Duck boat companies have had a string of bad luck -- and fatal accidents. And not just in Philadelphia, where Ride the Ducks International ceased operations Wednesday.
In Seattle, a duck boat collided with a charter bus on Seattle's Aurora Bridge in September 2015, killing five people and injuring many others.
In Boston, a 28-year-old woman was killed in April by a Boston Duck Tours vehicle while riding her scooter in Beacon Hill.
Ride the Ducks shut down Philadelphia operations "indefinitely" this week, citing soaring insurance costs.
In a statement on its website, the company said: "Due to circumstances outside of our control, including a 330 percent increase in our insurance premiums, continued operations in Philadelphia are not financially feasible."
Ride the Ducks International, based in Branson, Mo., did not return phone calls Thursday about whether operations in other cities would also be shuttered.
"Let's assume that we are only talking about the operations in Philadelphia," said Temple University insurance professor R.B. Drennan. "I suspect the liability insurance is what's driving this."
Ride the Ducks Philadelphia has had "huge wrongful-death losses" -- three people killed since 2010, said Drennan, who chairs the risk, insurance and healthcare management department at Temple's Fox School of Business.
"If I am an insurer, and this is one of my customers, do I really want to insure this enterprise? The answer is probably no," he said. 'The insurer's way of telling them, 'Hey, we don't want you as a customer anymore,' is to raise their insurance premium 330 percent."
In May 2015, a duck boat struck and killed a Texas woman who was crossing the street at 11th and Arch Streets in Philadelphia's Chinatown.
In July 2010, two Hungarian students were killed when a tugboat struck a duck boat on the Delaware River. The tug operator, who was talking on his cellphone at the time, was sentenced to a year and a day in federal prison. The duck boats did not operate in Philadelphia for eight months.
Robert J. Mongeluzzi, whose firm won $17 million for the families of the tourists killed and passengers in the 2010 accident, said that duck boats are "dangerous on the land and in the water" and that it was good news they are gone.
Philadelphia's fleet of 20 to 25 duck boats have been involved in three fatalities in five years, he said. "If you compare those rates to the number of fatalities per mile driven in a passenger car, you are talking about rates of fatalities literally thousands of times higher."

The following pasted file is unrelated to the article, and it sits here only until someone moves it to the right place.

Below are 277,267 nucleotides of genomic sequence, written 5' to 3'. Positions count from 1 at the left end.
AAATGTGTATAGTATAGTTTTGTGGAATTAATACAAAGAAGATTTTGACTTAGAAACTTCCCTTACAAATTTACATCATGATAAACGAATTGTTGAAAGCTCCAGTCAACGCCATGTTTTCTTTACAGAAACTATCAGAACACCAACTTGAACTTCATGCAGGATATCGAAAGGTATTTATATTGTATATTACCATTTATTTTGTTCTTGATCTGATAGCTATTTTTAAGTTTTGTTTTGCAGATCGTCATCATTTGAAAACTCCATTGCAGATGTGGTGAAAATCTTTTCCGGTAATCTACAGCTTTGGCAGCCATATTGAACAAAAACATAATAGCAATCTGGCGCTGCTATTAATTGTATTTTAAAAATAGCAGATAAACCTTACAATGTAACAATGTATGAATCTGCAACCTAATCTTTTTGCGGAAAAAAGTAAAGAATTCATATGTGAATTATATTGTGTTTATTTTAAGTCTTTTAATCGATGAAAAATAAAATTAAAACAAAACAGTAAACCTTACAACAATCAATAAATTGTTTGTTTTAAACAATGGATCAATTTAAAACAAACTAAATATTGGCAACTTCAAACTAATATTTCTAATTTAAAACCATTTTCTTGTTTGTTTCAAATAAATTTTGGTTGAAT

"If there is any question about why their insurance rates have increased, it is because they continue to kill people," Mongeluzzi said. "This history of death goes back decades, starting with Miss Majestic in Arkansas, where 13 drowned in 1999."
The design of the water-to-land vehicles, he said, is flawed. "They are death traps, and the insurance rates accurately capture the danger," Mongeluzzi said.
The duck boats on land are wider than a city traffic lane. They have built-in blind spots because a bow in front extends six to eight feet, blocking the view of pedestrians, he said.
Chris Davis, a Seattle attorney representing two passengers in a fatal duck boat accident on the Aurora Bridge last year, said the amphibious vehicles are "less safe" than typical commercial vehicles and "come with challenges, especially when driving in city streets."
"They ride so high up on the ground there is a visibility issue," Davis said.
"It can be very difficult to see people when you are that high up off the ground, approaching an intersection," Davis said. "They also take up an enormous amount of space on the road. The incident involving the Aurora Bridge, the lanes are fairly close together. Just one inattentive action by the driver, and just barely going over the center line, caused a massive fatal collision."
In the Seattle crash, an axle on the duck boat broke, and it veered over the center line into a lane of oncoming traffic, striking the bus.
"They are unwieldy, they have blind spots," Mongeluzzi said. "On the water, going back to the Miss Majestic, people drowned because that duck boat had a canopy. If you put on your life preserver, and you are inside and the boat begins to sink, you can't get out the window and you drown."
"The National Transportation Safety Board in 1999 urged the duck boat industry to remove canopies because they were dangerous to people," he said "The duck boat industry didn't heed the warning."